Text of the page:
Confused about doing business as (a.k.a. DBA, fictitious business name or assumed business name)? We’re breaking it down so you can determine if your small business needs to file one.
A company uses a doing business as (DBA) when the name it operates under is different from its legal, registered name.
In life and business, things are not always as they seem. And that’s okay. Some people change their names for personal or professional reasons. A middle name, an abbreviated name, or a nickname might feel more natural and fitting. There’s nothing wrong with having a name that everyone knows, and a name that belongs on a birth certificate and passport. The commercial version of this is called “doing business as.”
In this article, we’ll break down what a DBA is and why you might need one, to decide if it’s right for your business. We’ll also tell you how to file a DBA so you’ll be crystal clear on how it works and what responsibilities you have.
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What Exactly Is Doing Business As?
In the U.S., a DBA lets the public know who the real owner of a business is. The DBA is also called a fictitious business name or assumed business name. It originated as a form of consumer protection, so dishonest business owners couldn’t try to avoid legal trouble by operating under a different name.
When someone files a DBA, it’s normally circulated in some kind of newspaper (maybe you’ve noticed all those “fictitious business name” entries in the local classifieds). It lets the community know exactly who is behind a business.
Why Would a Small Business Need a DBA Name?
Needing a DBA name is tied closely to the type of business structure your business operates under. In general, there are two reasons a business in the U.S. would need to get a DBA:
Sole Proprietorship and General Partnership
If the business structure in which you conduct business is a sole proprietor or general partnership, you’ll need to file a DBA if your business has a different name than your own name. The reason for this is that, as a business entity, a sole proprietorship and general partnership are unincorporated ways to conduct business. This means they don’t need to file legal entity formation papers or a business entity name with the state. (Though they do still need to acquire the necessary business licenses and permits.) For example, if sole proprietor Gordon Flanders wanted to name his garden shop Green Thumbs McGee’s, he’d need to file a DBA.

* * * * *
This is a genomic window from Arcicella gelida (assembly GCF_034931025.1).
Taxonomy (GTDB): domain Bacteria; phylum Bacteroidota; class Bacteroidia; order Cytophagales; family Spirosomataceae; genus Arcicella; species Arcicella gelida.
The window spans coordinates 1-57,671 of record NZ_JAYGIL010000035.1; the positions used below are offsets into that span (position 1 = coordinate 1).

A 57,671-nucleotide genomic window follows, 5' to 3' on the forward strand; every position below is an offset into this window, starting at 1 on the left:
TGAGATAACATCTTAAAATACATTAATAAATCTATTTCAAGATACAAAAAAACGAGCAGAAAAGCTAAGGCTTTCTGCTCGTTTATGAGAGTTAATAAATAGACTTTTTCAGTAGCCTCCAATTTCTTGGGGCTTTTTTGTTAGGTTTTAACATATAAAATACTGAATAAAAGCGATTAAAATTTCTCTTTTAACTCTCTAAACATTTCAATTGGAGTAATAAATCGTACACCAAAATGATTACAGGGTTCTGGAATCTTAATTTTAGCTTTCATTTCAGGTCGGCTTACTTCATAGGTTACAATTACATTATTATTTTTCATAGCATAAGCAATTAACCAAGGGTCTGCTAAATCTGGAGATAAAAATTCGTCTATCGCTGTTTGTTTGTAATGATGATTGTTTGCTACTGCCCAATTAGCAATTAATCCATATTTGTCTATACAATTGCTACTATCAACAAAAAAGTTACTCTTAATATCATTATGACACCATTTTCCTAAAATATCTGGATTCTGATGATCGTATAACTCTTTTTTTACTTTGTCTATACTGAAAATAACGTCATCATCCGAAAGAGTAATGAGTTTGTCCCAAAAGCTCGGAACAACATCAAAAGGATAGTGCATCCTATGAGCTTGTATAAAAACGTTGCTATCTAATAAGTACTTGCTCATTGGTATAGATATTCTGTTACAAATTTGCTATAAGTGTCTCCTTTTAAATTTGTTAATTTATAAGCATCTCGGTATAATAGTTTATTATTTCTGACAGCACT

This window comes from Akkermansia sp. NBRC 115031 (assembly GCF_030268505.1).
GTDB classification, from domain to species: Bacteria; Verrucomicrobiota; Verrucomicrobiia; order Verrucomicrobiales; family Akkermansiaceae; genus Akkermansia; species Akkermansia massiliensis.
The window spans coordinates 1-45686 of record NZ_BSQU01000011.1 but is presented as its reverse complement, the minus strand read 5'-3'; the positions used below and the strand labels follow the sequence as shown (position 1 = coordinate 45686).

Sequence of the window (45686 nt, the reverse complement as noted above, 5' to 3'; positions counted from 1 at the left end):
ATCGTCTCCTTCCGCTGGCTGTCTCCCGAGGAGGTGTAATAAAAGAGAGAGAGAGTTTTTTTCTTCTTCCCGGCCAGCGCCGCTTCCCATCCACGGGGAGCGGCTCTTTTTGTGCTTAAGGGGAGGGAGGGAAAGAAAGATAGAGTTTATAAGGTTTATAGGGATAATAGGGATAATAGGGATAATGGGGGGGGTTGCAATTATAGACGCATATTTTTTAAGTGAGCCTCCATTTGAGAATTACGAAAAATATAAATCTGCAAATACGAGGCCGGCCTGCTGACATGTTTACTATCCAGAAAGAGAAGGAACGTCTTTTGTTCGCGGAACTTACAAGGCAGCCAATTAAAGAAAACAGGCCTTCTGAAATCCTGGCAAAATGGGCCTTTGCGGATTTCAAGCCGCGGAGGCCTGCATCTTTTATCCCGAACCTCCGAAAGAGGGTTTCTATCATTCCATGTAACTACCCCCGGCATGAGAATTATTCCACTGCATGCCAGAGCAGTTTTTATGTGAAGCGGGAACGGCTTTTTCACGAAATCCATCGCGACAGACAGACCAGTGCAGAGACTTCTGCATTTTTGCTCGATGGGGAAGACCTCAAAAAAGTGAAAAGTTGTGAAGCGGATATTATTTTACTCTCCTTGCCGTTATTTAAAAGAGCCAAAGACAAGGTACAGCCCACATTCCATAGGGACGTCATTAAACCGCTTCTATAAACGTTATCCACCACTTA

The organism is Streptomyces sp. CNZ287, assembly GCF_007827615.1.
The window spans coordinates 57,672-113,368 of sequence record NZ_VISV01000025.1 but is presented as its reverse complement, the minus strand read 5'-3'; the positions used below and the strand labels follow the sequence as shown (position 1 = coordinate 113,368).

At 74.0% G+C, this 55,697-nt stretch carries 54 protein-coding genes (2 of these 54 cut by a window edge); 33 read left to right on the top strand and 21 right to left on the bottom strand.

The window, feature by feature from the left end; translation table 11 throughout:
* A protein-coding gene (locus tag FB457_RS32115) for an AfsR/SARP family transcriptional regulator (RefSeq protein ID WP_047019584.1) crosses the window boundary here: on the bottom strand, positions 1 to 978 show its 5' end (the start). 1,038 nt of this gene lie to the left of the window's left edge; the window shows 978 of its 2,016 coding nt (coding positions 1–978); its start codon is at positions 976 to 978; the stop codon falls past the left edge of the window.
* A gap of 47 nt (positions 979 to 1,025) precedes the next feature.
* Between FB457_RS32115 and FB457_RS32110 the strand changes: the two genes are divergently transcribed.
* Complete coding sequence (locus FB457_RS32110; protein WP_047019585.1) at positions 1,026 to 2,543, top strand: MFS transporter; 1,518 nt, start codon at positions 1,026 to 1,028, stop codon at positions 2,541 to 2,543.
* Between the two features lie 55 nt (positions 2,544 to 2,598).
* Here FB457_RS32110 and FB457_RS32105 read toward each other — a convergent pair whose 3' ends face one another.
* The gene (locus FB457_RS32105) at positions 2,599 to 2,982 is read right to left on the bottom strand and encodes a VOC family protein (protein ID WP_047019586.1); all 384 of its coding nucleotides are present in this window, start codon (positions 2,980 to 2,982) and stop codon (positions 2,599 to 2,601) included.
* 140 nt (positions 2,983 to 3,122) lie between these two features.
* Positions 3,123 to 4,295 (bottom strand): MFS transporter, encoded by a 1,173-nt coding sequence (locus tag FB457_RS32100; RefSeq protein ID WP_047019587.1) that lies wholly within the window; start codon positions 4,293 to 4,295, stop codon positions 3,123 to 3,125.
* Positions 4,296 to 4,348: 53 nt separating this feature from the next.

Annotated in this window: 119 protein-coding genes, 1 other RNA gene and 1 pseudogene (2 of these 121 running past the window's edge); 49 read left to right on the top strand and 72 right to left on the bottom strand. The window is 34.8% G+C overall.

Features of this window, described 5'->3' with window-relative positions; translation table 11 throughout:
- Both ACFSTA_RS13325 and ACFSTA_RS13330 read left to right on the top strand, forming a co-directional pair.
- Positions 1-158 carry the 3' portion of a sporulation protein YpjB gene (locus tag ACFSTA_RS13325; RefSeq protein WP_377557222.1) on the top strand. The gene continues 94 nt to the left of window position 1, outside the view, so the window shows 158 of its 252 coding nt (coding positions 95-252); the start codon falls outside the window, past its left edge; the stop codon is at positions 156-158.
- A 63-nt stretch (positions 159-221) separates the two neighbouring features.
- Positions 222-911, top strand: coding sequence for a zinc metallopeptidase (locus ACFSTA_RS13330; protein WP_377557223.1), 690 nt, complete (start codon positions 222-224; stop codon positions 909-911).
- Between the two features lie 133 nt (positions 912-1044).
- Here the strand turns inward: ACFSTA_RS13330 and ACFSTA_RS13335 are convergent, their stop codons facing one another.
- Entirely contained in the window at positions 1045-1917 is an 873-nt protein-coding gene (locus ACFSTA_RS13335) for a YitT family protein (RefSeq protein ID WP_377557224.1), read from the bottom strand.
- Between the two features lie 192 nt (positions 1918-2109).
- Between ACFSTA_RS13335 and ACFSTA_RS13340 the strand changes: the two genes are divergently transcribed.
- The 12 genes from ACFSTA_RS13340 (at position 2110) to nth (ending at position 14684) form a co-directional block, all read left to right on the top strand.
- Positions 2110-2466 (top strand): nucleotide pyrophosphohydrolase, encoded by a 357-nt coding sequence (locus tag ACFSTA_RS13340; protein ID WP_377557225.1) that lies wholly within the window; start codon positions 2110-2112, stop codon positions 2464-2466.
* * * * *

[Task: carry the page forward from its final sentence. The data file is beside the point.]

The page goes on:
In some cases, you don’t need to file a DBA if your business name is a combination of your name and a description of your product or service. In Gordon’s case, if his business were called Gordon Flanders’s Gardening Services, he wouldn’t need a DBA. But, if it’s just his first name, (i.e., Gordon’s Gardening Service), then a DBA is required because it’s not his full, legal name.
Basically, the business owner and the business are one and the same entity, which means they have the same name, too — unless they file a DBA.
If you’re uncertain about whether or not you need to file a DBA, get in touch with your local (town or county) clerk’s office and ask them if it’s necessary.
Corporation and Limited Liability Company (LLC)
A quick refresher on what business structures like corporations and limited liability companies (LLCs) entail:
When you incorporate your business, you’re creating a separate legal entity (beyond a legal business name and separate bank account) from your personal assets, personal name, etc. This means you’ll be absolved of any personal liability associated with your business and business bank account, including legal protections if you default on things like small business loans.
In the U.S., you need to file a “Doing Business As” (DBA) if your business has a different name than your own name.
An LLC is a hybrid of a corporation and a sole proprietorship. Like a corporation, owners of an LLC will not be held personally responsible for liabilities, but the company will not live on if an owner dies or the business declares bankruptcy.